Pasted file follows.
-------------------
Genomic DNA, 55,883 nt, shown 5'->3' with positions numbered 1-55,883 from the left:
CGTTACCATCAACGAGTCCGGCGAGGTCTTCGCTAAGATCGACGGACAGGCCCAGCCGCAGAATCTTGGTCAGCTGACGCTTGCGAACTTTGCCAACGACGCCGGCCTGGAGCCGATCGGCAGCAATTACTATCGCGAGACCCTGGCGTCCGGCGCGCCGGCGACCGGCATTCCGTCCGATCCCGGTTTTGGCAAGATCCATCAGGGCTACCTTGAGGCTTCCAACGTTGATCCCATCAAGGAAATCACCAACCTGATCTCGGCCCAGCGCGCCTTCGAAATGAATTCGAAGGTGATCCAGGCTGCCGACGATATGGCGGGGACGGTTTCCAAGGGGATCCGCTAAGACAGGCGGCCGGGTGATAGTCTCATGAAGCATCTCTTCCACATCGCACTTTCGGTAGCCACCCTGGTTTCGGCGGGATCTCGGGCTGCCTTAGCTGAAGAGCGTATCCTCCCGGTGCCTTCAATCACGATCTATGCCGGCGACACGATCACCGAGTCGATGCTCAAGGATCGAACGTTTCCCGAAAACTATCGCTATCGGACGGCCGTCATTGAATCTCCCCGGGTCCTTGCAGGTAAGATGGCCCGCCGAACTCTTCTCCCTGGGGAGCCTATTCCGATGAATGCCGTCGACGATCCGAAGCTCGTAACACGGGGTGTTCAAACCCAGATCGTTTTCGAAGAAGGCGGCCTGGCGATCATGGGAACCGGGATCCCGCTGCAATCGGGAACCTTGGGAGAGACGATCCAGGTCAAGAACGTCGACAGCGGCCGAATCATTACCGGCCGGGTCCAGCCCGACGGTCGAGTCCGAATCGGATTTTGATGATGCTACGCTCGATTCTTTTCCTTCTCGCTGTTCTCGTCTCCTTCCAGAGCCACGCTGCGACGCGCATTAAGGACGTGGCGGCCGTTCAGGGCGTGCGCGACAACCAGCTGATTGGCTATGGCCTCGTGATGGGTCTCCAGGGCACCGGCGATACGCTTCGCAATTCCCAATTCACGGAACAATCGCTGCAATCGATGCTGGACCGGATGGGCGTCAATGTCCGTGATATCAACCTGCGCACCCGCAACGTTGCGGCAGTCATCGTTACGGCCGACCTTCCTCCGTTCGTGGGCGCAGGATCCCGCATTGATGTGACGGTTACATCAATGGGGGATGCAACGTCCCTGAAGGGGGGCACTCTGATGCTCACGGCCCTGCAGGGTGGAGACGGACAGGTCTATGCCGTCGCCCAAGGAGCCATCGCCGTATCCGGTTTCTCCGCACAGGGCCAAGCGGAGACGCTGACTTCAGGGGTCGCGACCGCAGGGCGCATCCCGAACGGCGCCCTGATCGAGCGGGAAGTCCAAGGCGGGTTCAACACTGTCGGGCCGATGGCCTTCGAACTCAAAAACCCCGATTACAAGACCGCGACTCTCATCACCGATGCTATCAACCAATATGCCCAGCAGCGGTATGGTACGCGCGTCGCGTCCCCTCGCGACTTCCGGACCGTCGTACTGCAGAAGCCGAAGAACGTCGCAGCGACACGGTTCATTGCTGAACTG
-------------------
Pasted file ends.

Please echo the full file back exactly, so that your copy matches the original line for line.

Genomic DNA, 55,883 nt, shown 5'->3' with positions numbered 1-55,883 from the left:
CGTTACCATCAACGAGTCCGGCGAGGTCTTCGCTAAGATCGACGGACAGGCCCAGCCGCAGAATCTTGGTCAGCTGACGCTTGCGAACTTTGCCAACGACGCCGGCCTGGAGCCGATCGGCAGCAATTACTATCGCGAGACCCTGGCGTCCGGCGCGCCGGCGACCGGCATTCCGTCCGATCCCGGTTTTGGCAAGATCCATCAGGGCTACCTTGAGGCTTCCAACGTTGATCCCATCAAGGAAATCACCAACCTGATCTCGGCCCAGCGCGCCTTCGAAATGAATTCGAAGGTGATCCAGGCTGCCGACGATATGGCGGGGACGGTTTCCAAGGGGATCCGCTAAGACAGGCGGCCGGGTGATAGTCTCATGAAGCATCTCTTCCACATCGCACTTTCGGTAGCCACCCTGGTTTCGGCGGGATCTCGGGCTGCCTTAGCTGAAGAGCGTATCCTCCCGGTGCCTTCAATCACGATCTATGCCGGCGACACGATCACCGAGTCGATGCTCAAGGATCGAACGTTTCCCGAAAACTATCGCTATCGGACGGCCGTCATTGAATCTCCCCGGGTCCTTGCAGGTAAGATGGCCCGCCGAACTCTTCTCCCTGGGGAGCCTATTCCGATGAATGCCGTCGACGATCCGAAGCTCGTAACACGGGGTGTTCAAACCCAGATCGTTTTCGAAGAAGGCGGCCTGGCGATCATGGGAACCGGGATCCCGCTGCAATCGGGAACCTTGGGAGAGACGATCCAGGTCAAGAACGTCGACAGCGGCCGAATCATTACCGGCCGGGTCCAGCCCGACGGTCGAGTCCGAATCGGATTTTGATGATGCTACGCTCGATTCTTTTCCTTCTCGCTGTTCTCGTCTCCTTCCAGAGCCACGCTGCGACGCGCATTAAGGACGTGGCGGCCGTTCAGGGCGTGCGCGACAACCAGCTGATTGGCTATGGCCTCGTGATGGGTCTCCAGGGCACCGGCGATACGCTTCGCAATTCCCAATTCACGGAACAATCGCTGCAATCGATGCTGGACCGGATGGGCGTCAATGTCCGTGATATCAACCTGCGCACCCGCAACGTTGCGGCAGTCATCGTTACGGCCGACCTTCCTCCGTTCGTGGGCGCAGGATCCCGCATTGATGTGACGGTTACATCAATGGGGGATGCAACGTCCCTGAAGGGGGGCACTCTGATGCTCACGGCCCTGCAGGGTGGAGACGGACAGGTCTATGCCGTCGCCCAAGGAGCCATCGCCGTATCCGGTTTCTCCGCACAGGGCCAAGCGGAGACGCTGACTTCAGGGGTCGCGACCGCAGGGCGCATCCCGAACGGCGCCCTGATCGAGCGGGAAGTCCAAGGCGGGTTCAACACTGTCGGGCCGATGGCCTTCGAACTCAAAAACCCCGATTACAAGACCGCGACTCTCATCACCGATGCTATCAACCAATATGCCCAGCAGCGGTATGGTACGCGCGTCGCGTCCCCTCGCGACTTCCGGACCGTCGTACTGCAGAAGCCGAAGAACGTCGCAGCGACACGGTTCATTGCTGAACTG